The Teacher’s Guide to Remote and Hybrid Learning

Are you struggling to engage students in your remote or hybrid classroom?  Is your school planning on integrating a Hybrid Learning model as students come back to the school for the first time in a while?  In this blog post, we share the The Teacher’s Guide to Remote and Hybrid Learning which includes:

  • Definitions of the most commonly used jargon words associated with Remote/Virtual/Hybrid Learning
  • Remote/Virtual/Hybrid Learning set-ups and equipment 
  • Resources to support you in your Remote/Virtual/Hybrid Learning journey

We get it, teaching in a remote or hybrid setting is not ideal.  We are limited in terms of time, opportunities, and methods, but there are still ways to facilitate an effective lesson!  With this guide, we acknowledge the challenges that face a remote or hybrid classroom, while embracing solutions still available to us.

Join us on this Remote/Virtual/Hybrid Learning adventure as we break down these teaching strategies into definitions, equipment, and resources.

Definitions and Models

As educators adapt to new teaching practices and strategies, they are also required to learn the newest jargon that goes along with the educational reform.  Oftentimes, the jargon word is a new twist on an existing practice.  Let’s take a look at some of the terminology that goes with our current educational settings.

Virtual or Remote Learning:  

Remote or Virtual Learning is where the student and the educator are not physically present in a traditional classroom environment.  Content and instruction is relayed through technology, such as discussion boards, video conferencing, and online assessments. 

Hybrid Learning/Simultaneous Learning:

Hybrid Learning is where students learn through both in-person and online activities. Students are encouraged to learn collaboratively during in-class instruction.  During the online sessions teachers utilize various technology tools to enhance and reinforce discussions.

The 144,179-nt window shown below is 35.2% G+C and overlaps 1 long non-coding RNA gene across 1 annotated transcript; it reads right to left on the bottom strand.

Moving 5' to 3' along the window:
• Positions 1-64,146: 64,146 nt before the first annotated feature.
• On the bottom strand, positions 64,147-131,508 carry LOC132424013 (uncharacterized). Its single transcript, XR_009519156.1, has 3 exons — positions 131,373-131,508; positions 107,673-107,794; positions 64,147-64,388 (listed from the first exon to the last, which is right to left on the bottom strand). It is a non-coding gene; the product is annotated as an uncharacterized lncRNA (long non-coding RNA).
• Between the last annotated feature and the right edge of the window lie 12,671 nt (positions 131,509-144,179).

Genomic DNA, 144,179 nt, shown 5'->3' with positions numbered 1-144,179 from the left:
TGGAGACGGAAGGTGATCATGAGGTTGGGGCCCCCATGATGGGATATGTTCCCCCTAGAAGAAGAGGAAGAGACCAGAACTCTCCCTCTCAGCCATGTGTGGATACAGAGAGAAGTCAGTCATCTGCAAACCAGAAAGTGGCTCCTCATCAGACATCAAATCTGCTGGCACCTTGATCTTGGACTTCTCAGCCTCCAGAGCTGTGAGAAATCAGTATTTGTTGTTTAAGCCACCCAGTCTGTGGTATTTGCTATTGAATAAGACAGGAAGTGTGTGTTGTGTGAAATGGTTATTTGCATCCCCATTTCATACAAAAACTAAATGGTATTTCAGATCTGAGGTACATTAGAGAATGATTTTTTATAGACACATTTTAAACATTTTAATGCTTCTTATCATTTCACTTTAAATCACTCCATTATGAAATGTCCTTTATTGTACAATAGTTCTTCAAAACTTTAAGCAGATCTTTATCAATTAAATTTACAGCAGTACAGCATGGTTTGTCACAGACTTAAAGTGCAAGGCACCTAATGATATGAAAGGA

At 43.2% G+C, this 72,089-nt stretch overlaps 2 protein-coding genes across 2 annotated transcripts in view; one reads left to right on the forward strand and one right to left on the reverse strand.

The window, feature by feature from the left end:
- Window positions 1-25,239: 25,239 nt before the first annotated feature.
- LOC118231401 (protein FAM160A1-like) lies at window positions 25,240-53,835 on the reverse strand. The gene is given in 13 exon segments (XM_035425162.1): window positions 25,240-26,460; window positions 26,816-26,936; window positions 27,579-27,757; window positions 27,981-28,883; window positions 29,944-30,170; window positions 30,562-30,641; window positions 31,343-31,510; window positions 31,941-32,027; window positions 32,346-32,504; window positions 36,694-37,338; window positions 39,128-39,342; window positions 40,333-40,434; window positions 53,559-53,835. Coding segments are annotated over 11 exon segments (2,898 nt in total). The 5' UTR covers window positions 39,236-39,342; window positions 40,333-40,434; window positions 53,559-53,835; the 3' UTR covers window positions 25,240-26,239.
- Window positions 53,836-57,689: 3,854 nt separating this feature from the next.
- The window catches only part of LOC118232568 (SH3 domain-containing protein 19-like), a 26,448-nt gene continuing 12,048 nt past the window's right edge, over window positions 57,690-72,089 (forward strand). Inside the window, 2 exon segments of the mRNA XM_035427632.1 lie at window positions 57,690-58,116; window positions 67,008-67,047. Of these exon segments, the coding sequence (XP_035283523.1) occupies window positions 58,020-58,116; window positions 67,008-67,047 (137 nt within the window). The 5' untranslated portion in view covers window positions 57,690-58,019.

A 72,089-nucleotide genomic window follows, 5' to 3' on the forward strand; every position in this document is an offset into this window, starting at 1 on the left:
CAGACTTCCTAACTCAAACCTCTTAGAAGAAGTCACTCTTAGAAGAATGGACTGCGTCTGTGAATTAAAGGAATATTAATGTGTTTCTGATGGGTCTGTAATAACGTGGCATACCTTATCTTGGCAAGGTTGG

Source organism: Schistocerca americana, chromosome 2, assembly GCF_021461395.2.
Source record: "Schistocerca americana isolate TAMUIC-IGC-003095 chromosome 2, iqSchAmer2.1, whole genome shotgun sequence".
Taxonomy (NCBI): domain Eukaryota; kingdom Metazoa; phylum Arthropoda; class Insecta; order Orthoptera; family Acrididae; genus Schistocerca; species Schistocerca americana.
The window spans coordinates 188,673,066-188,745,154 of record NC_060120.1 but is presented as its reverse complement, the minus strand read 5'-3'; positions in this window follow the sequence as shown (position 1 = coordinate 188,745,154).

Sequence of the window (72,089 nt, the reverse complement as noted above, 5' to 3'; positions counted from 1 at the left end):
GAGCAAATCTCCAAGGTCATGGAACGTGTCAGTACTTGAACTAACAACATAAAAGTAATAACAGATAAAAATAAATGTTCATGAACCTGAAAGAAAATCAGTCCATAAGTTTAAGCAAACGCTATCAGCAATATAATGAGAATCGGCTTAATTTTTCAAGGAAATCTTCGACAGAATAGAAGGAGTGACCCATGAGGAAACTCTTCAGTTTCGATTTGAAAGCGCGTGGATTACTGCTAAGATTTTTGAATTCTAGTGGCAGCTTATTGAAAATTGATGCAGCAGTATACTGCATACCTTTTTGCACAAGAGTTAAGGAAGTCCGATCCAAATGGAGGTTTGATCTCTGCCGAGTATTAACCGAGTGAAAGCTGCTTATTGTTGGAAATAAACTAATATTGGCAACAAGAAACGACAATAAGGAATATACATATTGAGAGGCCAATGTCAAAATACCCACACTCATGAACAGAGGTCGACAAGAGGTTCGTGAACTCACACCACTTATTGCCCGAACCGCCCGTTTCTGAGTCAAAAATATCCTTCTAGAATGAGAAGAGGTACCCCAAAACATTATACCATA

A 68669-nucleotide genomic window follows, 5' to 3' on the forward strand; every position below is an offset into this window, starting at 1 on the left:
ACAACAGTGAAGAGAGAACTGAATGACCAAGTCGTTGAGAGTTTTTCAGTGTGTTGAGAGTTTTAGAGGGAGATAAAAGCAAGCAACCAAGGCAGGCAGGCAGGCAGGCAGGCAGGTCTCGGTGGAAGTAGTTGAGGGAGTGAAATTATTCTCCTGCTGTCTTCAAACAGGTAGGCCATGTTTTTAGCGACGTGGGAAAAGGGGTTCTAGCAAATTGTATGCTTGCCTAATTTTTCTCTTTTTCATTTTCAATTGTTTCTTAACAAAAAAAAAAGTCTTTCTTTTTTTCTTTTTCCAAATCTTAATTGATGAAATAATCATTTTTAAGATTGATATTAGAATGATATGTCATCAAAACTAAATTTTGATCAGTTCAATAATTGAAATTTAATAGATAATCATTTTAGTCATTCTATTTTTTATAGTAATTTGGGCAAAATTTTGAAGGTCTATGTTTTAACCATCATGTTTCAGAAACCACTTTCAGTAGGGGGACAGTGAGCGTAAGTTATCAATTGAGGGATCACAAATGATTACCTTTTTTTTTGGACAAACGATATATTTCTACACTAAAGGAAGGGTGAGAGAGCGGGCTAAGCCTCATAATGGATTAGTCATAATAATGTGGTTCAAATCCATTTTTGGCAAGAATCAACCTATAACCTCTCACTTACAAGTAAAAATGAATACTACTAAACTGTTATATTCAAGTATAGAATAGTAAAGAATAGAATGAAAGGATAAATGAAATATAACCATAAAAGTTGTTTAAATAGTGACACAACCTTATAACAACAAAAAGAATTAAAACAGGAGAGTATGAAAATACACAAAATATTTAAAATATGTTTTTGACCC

Simultaneous Learning is everything mentioned in hybrid learning but often challenges teachers to perform both in-person and online responsibilities at the same time.  There are many hurdles for teachers to overcome such as finding their stride, style, and technology “go-to” tools.

Asynchronous and Synchronous Learning:

Asynchronous and Synchronous Learning are opposite learning strategies that can be utilized during virtual/remote learning and hybrid learning.  Asynchronous Learning does not require a set schedule of time to complete prescribed tasks.  Teachers often provide pre-recorded lessons and activities through the use of a screencasting tool (Screencast-o-matic, Screencastify, Loom and a new tool on the block RecordCast) and communicated through a Learning Management System (LMS). Synchronous Learning is the idea that instruction and learning occur at the same time, but not in the same location. Synchronous Learning is a digital, online learning situation where students learn from instructors, colleagues, or peers in real time but not in the same place.  Typically, tools like Zoom, Google Meet, and Webex Meetings are used to carry out this type of instruction.

Equipment

The equipment for remote or hybrid learning situations will fluctuate depending on the budget, what is already available to you, and the level of technology in which you are comfortable with.

Level 1 Setup

What you’ll need: Laptop

Optional stuff: Headphones and a second screen

This is the simplest option for running a remote or hybrid classroom.  Technically all you need is a laptop with access to the internet and either Zoom or Google Meet.  Here is how it works: